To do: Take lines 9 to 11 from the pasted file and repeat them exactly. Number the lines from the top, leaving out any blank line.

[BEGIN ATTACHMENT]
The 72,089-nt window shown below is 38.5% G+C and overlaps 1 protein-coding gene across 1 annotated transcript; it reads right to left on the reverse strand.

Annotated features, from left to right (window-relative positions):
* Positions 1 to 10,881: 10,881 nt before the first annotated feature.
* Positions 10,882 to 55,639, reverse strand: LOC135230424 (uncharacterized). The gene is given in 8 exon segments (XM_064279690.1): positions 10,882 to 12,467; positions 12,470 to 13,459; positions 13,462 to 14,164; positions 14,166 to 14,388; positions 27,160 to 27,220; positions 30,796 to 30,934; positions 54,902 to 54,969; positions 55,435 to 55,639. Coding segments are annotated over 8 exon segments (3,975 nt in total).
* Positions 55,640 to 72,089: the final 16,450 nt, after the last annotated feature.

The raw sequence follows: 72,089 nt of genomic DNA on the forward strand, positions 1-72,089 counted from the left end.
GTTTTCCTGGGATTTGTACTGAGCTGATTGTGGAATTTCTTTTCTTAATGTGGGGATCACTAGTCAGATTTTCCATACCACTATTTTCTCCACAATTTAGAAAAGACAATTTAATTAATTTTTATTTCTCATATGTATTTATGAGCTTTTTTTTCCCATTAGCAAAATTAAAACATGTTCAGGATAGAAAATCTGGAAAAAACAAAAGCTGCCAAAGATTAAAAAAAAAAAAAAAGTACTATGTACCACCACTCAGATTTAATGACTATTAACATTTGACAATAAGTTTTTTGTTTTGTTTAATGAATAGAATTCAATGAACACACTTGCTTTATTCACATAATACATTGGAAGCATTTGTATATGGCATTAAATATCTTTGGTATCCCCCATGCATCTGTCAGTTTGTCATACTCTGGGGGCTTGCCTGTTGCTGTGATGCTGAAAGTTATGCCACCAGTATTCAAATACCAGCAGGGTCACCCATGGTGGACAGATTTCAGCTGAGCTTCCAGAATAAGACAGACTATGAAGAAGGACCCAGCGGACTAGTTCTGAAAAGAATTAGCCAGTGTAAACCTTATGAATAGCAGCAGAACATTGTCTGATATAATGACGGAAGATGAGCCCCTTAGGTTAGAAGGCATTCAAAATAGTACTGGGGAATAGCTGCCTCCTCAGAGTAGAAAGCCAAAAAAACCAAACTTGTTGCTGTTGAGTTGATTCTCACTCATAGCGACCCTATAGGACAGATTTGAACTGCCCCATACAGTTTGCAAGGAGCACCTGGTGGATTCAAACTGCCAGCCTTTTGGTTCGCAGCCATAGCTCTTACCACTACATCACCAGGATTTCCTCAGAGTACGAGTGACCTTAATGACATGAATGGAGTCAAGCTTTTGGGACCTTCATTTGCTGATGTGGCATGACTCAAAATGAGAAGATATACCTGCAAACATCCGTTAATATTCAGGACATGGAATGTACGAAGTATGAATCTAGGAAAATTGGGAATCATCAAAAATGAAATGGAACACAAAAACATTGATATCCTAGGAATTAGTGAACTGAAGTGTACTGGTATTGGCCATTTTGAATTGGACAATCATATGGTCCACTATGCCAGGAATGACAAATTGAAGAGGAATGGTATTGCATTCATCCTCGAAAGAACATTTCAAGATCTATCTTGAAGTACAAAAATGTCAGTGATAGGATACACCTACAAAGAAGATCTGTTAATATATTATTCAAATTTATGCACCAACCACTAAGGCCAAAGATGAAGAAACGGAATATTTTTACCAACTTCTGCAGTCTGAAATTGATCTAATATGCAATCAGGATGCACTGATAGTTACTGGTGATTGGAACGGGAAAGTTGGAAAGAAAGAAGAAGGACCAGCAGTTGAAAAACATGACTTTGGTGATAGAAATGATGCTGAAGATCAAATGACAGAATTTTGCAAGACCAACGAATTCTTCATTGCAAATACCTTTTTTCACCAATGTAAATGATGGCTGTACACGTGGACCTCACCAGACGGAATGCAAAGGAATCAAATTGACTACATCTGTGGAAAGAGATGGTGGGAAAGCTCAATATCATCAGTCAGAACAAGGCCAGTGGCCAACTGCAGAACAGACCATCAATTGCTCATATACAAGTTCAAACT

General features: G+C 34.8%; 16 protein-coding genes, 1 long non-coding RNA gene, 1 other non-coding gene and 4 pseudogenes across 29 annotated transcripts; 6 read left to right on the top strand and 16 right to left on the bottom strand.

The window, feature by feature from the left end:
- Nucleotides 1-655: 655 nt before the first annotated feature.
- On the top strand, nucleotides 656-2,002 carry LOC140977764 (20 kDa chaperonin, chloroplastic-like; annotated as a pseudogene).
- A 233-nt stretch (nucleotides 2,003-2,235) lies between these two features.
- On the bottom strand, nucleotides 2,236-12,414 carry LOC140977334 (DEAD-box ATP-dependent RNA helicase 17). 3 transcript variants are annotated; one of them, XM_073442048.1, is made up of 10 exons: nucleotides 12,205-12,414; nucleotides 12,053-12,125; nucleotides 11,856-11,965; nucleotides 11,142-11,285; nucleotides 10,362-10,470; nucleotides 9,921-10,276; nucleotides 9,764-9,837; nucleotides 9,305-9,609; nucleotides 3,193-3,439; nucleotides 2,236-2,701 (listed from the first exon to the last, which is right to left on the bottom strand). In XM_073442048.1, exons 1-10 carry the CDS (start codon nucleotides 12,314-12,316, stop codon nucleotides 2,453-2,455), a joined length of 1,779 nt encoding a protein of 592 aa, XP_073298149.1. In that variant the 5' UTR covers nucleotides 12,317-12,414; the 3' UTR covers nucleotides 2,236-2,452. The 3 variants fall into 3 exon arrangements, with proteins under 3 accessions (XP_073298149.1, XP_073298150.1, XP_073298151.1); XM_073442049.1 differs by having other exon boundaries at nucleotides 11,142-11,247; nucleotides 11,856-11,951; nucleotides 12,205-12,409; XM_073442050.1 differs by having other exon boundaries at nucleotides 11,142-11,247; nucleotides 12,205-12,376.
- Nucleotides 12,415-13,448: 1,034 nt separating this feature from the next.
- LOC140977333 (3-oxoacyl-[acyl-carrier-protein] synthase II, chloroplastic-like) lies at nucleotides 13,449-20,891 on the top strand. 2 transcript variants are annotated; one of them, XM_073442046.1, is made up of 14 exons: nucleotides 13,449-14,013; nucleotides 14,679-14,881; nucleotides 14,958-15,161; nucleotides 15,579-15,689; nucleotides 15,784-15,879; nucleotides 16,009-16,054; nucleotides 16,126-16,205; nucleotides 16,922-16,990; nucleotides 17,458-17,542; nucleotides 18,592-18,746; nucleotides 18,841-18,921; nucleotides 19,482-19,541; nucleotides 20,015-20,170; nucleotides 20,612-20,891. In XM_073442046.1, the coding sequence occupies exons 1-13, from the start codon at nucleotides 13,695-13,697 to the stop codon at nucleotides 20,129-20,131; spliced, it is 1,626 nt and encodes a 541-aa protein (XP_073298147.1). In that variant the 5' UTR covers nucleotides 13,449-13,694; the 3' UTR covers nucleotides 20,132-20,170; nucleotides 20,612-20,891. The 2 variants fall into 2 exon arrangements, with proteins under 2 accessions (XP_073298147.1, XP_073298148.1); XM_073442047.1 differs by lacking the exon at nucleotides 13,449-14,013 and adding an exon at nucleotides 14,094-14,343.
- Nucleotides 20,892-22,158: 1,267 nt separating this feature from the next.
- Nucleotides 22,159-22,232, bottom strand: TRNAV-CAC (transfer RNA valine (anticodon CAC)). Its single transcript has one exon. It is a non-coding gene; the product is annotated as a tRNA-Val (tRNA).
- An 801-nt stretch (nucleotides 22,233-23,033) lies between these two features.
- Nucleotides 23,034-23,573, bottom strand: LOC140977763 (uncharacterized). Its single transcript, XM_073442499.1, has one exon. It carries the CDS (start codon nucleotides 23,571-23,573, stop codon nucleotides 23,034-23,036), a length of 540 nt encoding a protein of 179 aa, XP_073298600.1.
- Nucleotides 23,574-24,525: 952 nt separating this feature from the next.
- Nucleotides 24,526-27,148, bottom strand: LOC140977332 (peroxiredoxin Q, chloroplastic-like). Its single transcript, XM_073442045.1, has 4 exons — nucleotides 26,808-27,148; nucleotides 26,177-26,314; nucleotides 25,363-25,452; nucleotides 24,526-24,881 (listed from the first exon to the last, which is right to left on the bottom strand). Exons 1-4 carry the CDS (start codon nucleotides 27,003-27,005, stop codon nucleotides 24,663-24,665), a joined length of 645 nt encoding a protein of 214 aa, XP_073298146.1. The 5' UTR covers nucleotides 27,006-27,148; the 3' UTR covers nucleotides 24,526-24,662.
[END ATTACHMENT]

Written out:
The window, feature by feature from the left end:
- Nucleotides 1-655: 655 nt before the first annotated feature.
- On the top strand, nucleotides 656-2,002 carry LOC140977764 (20 kDa chaperonin, chloroplastic-like; annotated as a pseudogene).